Yield: 12 servings.

Prep Time: 15 minutes

Cook Time: 2 hours

Total Time: 2 hours and 15 minutes

Hot Apple Cider Ingredients

  • 10 apples
  • 1/2 to 1 cup of sugar
  • 4 Tablespoons cinnamon
  • 4 Tablespoons allspice
  • 16 cups water
  • 1/2 cup caramel sauce (to make caramel apple cider)


  1. Quarter apples and remove core.
  2. In a large pot, add apple slices and water.
  3. Add spices and sugar and bring to simmer over medium heat.
  4. Cover simmering pot with lid and simmer for two hours.
  5. Stir mixture and then strain through fine-mesh sieve. Discard solids. Line sieve with cheesecloth and strain again.
  6. To make caramel apple cider, add 1/2 cup caramel sauce.
  7. Serve warm.

Best Apples for Cider

The best apples for cider are a combination of different varieties. Carefully blending different types of apples achieves a balance between sweetness and tartness. While traditional apple cider leans to the sweet side, some prefer tart apple cider. For sweet cider, favor Cortland, Golden Delicious, and Gala apples. For a tart cider, McIntosh, Braeburn, and Jonathan are great choices. Create a blend of apples tailored to your desired level of sweetness and acidity by blending the varieties below:

  • Jonathan Apples
  • Harrison Apples
  • Cortland Apples
  • McIntosh Apples
  • Honeycrisp Apples
  • Campfield Apples
  • Goldrush Apples
  • Gala Apples

Apple Cider FAQ

Apple cider in jugs with apples at the farmers market

Apple cider is a popular beverage that many people enjoy, especially during fall. But if you're new to the world of apple cider, you may have some questions. In this section, we'll answer some frequently asked questions about apple cider.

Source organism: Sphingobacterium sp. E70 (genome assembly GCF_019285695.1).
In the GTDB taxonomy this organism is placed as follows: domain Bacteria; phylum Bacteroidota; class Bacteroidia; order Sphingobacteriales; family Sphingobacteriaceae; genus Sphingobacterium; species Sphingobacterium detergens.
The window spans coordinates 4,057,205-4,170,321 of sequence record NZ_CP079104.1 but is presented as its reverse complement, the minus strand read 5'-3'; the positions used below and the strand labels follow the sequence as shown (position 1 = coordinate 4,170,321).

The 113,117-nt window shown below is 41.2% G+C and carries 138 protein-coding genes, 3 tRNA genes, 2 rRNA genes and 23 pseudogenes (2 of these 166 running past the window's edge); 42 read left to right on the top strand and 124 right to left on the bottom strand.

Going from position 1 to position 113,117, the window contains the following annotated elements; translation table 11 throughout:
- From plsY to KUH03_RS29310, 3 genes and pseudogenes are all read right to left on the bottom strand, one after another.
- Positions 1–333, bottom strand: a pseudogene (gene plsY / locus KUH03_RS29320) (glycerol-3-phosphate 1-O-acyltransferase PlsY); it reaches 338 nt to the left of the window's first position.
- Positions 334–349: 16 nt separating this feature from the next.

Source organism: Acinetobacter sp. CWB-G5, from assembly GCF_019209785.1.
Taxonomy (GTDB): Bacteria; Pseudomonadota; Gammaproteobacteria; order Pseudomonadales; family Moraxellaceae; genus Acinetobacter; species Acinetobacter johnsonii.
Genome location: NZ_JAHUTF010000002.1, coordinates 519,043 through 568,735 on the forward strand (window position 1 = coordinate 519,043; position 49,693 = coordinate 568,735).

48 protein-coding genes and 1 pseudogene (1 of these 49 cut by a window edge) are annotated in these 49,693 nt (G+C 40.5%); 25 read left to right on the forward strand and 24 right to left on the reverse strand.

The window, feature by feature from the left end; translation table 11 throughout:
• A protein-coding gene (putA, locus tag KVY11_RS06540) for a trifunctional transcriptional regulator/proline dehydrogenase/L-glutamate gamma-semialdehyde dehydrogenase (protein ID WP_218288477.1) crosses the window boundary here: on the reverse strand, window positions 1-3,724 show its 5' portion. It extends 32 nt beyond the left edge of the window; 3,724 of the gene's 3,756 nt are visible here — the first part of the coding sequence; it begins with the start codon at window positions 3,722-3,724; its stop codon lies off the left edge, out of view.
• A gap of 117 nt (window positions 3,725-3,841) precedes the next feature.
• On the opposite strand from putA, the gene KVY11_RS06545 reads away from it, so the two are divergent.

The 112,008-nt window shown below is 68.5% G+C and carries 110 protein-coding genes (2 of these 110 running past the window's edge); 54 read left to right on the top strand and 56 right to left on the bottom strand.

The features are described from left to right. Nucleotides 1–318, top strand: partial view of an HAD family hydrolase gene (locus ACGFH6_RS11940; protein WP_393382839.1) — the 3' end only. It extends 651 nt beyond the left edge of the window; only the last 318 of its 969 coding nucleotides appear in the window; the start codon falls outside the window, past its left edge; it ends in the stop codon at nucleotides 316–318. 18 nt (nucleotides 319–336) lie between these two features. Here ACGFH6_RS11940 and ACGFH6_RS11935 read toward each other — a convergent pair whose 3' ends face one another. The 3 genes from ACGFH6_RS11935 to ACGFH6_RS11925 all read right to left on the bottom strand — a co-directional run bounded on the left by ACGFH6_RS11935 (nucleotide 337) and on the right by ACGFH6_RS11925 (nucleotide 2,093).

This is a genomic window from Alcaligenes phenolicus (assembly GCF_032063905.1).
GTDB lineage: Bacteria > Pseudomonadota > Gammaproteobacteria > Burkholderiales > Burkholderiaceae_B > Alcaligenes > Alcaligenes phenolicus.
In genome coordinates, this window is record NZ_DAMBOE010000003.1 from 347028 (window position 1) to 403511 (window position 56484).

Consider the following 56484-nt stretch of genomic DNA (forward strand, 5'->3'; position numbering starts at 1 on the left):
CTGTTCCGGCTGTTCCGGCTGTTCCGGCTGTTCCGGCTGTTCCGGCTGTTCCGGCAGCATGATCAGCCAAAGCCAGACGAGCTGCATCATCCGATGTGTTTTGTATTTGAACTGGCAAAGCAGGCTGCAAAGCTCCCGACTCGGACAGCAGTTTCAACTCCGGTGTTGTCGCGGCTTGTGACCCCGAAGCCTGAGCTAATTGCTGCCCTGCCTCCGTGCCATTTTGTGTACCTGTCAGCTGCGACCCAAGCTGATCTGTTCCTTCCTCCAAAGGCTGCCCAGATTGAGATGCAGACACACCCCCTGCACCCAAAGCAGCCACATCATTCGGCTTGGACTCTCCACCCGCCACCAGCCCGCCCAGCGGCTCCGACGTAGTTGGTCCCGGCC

Is Apple Cider Alcoholic?

Fresh apple cider doesn't contain alcohol. It's possible for unpasteurized cider to ferment over time and become alcoholic, creating hard apple cider. If you don’t want your cider to become alcoholic, then it’s best to drink it within two weeks of making it.

Apple Cider vs Apple Cider Vinegar

While apple cider and apple cider vinegar both come from apples, their production processes and uses are quite different. Apple cider is a refreshing and delicious beverage made from freshly pressed apples that are typically unfiltered and unpasteurized, giving it a cloudy appearance and a rich, full-bodied flavor. Apple cider vinegar is a type of vinegar that is made from fermented apple cider. Apple cider vinegar is known for its tangy and acidic taste, and chefs commonly use it in cooking and baking.

Do You Drink Apple Cider Hot or Cold?

Apple cider can be served either hot or cold depending on your preferences. If you decide to warm your cider up before serving it, try adding fall flavors to create a unique and warming beverage.

Apple cider is often enjoyed during fall, as it is commonly associated with apple picking and autumn festivities. Whether you like your apple cider hot or cold, filtered or with pulp, plain or with additional flavorings, this classic autumn beverage is an excellent addition to your menu. You can even use apple cider to make beloved apple cider donuts as a seasonal dessert special.

Posted in: Recipes|Seasonal|By Corrinn McCauley